I went to Pele’s Fire with a manuscript that needed shaping. Through a multi-layered approach – workshops on structure, form, language, mapping, and generation– coupled with NIA classes that allowed me to integrate what I was learning into my body/mind/spirit, I came away from the experience with a greater idea of what I was writing and the threads of deeper themes I would follow in my work. Our group was a lively bunch of intellectual, heart-felt, spirited writers who inspired me every step of the way. Being in Hawaii was the icing on the cake—and Hawaii’s magic became part of our experience there. I would highly recommend Pele’s Fire to anyone who wants to deepen his or her understanding of his or her own work and set on fire by the creativity of others!
This retreat was unbelievable. Beyond my expectations. From the other writers there to the three leaders, to Kalani, to the different activities we did, to the dancing. It was perfect. I would definitely do it again and recommend it to my friends!
Mahalo nui for being you, for the gifts you share, and for inspiring me to write and to live fully.
I’ve been accompanied by such a glow of gratitude for the gift of this week — the place and time and program and feedback and support — impossible to name all you gave us (even that great little flashlight — so symbolic of all the other gifts — no need to scrabble up rocky paths in the dark!)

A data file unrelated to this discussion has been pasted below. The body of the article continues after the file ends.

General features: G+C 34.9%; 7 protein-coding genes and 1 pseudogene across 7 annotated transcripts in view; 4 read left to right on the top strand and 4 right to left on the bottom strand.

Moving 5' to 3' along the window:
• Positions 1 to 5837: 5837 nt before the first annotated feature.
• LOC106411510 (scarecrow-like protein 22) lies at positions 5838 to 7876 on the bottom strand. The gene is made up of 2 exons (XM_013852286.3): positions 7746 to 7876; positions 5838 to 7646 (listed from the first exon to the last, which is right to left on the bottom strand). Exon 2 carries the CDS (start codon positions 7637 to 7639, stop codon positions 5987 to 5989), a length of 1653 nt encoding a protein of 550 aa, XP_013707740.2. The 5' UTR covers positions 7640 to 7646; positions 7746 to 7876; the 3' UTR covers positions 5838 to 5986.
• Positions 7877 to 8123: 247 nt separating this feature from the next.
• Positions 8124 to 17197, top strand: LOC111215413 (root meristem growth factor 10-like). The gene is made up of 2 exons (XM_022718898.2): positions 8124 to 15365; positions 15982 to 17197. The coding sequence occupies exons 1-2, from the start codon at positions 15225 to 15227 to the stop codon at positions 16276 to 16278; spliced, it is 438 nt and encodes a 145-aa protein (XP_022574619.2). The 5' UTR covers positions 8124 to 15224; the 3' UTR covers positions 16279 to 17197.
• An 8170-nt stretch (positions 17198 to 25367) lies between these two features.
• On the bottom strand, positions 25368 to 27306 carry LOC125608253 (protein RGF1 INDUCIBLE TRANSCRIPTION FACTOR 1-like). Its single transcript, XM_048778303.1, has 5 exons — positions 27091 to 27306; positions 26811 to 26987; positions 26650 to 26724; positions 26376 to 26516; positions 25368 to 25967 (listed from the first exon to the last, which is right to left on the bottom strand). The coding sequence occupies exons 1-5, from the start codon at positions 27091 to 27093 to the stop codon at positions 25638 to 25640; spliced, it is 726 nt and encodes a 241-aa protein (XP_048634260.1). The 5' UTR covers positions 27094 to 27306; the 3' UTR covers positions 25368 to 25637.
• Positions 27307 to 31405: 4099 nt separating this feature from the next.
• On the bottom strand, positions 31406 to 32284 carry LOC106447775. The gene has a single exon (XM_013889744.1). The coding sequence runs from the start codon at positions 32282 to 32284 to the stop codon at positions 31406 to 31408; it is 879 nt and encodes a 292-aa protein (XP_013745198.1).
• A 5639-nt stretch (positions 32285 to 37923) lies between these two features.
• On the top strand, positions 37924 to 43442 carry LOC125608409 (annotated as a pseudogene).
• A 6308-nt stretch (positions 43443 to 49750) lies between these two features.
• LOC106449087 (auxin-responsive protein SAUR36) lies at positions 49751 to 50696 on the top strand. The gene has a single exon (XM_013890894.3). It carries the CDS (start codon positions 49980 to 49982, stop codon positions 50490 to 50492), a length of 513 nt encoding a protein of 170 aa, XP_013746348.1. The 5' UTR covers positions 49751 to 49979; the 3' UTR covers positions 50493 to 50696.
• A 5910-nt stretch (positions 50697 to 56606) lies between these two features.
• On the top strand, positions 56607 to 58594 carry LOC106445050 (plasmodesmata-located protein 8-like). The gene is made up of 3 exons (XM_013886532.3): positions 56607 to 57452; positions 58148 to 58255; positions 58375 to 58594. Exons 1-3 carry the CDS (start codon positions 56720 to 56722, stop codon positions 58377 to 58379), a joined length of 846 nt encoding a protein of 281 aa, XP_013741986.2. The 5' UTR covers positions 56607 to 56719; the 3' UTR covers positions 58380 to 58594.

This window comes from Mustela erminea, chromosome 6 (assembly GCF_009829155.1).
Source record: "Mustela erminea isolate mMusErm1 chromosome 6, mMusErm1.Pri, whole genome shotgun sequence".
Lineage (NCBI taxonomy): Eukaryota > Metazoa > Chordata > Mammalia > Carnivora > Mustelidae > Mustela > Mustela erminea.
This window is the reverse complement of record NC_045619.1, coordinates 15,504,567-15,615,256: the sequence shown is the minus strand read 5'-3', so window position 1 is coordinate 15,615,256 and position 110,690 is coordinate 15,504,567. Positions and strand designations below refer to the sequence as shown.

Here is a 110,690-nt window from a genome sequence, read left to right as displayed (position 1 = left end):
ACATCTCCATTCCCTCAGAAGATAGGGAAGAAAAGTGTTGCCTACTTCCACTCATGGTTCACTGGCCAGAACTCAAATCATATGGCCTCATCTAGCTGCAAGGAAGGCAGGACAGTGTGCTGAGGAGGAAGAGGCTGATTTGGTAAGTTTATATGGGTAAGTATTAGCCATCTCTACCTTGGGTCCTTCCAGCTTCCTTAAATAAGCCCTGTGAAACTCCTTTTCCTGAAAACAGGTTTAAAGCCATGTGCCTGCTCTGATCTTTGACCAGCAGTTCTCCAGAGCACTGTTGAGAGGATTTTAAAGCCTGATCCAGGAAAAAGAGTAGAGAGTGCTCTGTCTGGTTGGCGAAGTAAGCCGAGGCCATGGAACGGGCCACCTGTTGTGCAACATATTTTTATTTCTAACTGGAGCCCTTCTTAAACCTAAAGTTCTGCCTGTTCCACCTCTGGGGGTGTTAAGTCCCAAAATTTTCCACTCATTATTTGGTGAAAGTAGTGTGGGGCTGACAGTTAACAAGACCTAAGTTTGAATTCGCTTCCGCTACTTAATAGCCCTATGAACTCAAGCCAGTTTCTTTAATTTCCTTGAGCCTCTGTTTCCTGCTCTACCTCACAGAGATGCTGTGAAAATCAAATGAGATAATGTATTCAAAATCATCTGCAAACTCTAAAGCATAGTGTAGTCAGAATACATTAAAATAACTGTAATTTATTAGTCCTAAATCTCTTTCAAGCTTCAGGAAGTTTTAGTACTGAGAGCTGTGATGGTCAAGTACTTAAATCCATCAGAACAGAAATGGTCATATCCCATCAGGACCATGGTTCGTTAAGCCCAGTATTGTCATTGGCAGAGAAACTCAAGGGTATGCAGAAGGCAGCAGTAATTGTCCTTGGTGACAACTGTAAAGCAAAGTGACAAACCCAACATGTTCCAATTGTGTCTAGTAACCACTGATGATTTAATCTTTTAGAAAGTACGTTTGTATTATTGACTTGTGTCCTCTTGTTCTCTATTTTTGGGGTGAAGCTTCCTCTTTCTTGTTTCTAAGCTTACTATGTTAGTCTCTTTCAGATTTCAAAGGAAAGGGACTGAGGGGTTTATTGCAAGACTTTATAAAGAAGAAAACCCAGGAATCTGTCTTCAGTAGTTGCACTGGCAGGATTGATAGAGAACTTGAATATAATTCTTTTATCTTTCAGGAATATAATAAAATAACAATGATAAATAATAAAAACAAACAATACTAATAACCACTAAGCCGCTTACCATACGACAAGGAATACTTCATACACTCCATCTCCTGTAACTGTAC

Kept noting, from the flashlight on, constant other gifts of attention and caring that blew me away. I’ve never felt so cared for, anywhere! (Including the hand reached out to steady me across the lava field.) If this all sounds over-the-top, please know it barely scratches the surface of all I’d like to thank you for — and congratulate you on.
What a success, by every measure — the warmth and connectedness of the whole group, by the end — wow. I’d love to come again and will plan on it!
Upon the completion of Pele’s Fire writer’s retreat on the Island of Hawaii, our group hiked to Kaimu beach in Kalapana, the youngest beach in the Hawaiian Islands where I found a small cave where I could sit and look out upon the beach, the crashing surf, and the other writers who were frolicking happily in the surf. From my perch at the edge of the cave, I smelled the salty fresh air, felt the cool misty water that was softly dripping from its roof, and wrote this poem.
Kahua O Mali’o: Pele was an Immigrant
by Catherine Becker
The mouth of a cave
the pounding surf
lava and cinder
stone and blood
through the ‘a’ā
Nourishing life in all its permeations
frond and nut
husk and flesh
It makes no differentiation
It just rains.
Kahua O Mali’o-foundation, to set down and develop a homestead, place of happiness, comfort poetic meaning-coolness, fragrance, rain
Kaimū refers the area in Puna district on the Island of Hawaii where there was once a small town and black sand surfing beach that was destroyed by lava in 1990. It is now used to refer to a new beach in the same area where what has been lost is being restored by locals and vistors through the planting of sprouted coconuts.
a’a-small root, rootlet, vein, artery, nerve, tendon, muscle, womb, offspring, to send greetings of love
‘a’ā-to burn, blaze, glow, fire, stony lava, Sirius (one of the brightest stars in the heavens)
Wai-Water other than sea water, juice, sap, honey, pattern, to flow, fluid. To retain, place, leave, remain. Interr. Pronoun. Who, whom, whose, what?
Ola-Life, health, well-being, living, livelihood, means of support, salvation, alive, living, recovered, healed, survive, thrive
Ua-Rain, to become